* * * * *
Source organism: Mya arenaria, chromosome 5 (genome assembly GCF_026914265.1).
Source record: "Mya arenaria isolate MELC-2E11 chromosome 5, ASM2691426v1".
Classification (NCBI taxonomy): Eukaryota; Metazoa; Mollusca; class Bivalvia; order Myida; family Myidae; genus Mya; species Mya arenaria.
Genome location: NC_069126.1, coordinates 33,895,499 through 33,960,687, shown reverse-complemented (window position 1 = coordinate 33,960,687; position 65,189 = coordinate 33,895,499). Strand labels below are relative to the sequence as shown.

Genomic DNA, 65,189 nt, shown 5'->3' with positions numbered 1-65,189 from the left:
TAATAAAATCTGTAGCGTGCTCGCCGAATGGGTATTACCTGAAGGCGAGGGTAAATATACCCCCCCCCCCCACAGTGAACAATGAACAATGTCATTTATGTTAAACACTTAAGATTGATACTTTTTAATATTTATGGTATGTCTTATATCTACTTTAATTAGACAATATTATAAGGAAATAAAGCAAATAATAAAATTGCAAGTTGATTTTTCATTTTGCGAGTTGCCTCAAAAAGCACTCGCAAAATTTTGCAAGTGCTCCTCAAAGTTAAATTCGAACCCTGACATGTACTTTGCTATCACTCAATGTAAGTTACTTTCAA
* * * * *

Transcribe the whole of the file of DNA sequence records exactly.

Source organism: Mya arenaria, chromosome 5 (genome assembly GCF_026914265.1).
Source record: "Mya arenaria isolate MELC-2E11 chromosome 5, ASM2691426v1".
Classification (NCBI taxonomy): Eukaryota; Metazoa; Mollusca; class Bivalvia; order Myida; family Myidae; genus Mya; species Mya arenaria.
Genome location: NC_069126.1, coordinates 33,895,499 through 33,960,687, shown reverse-complemented (window position 1 = coordinate 33,960,687; position 65,189 = coordinate 33,895,499). Strand labels below are relative to the sequence as shown.

Genomic DNA, 65,189 nt, shown 5'->3' with positions numbered 1-65,189 from the left:
TAATAAAATCTGTAGCGTGCTCGCCGAATGGGTATTACCTGAAGGCGAGGGTAAATATACCCCCCCCCCCCACAGTGAACAATGAACAATGTCATTTATGTTAAACACTTAAGATTGATACTTTTTAATATTTATGGTATGTCTTATATCTACTTTAATTAGACAATATTATAAGGAAATAAAGCAAATAATAAAATTGCAAGTTGATTTTTCATTTTGCGAGTTGCCTCAAAAAGCACTCGCAAAATTTTGCAAGTGCTCCTCAAAGTTAAATTCGAACCCTGACATGTACTTTGCTATCACTCAATGTAAGTTACTTTCAA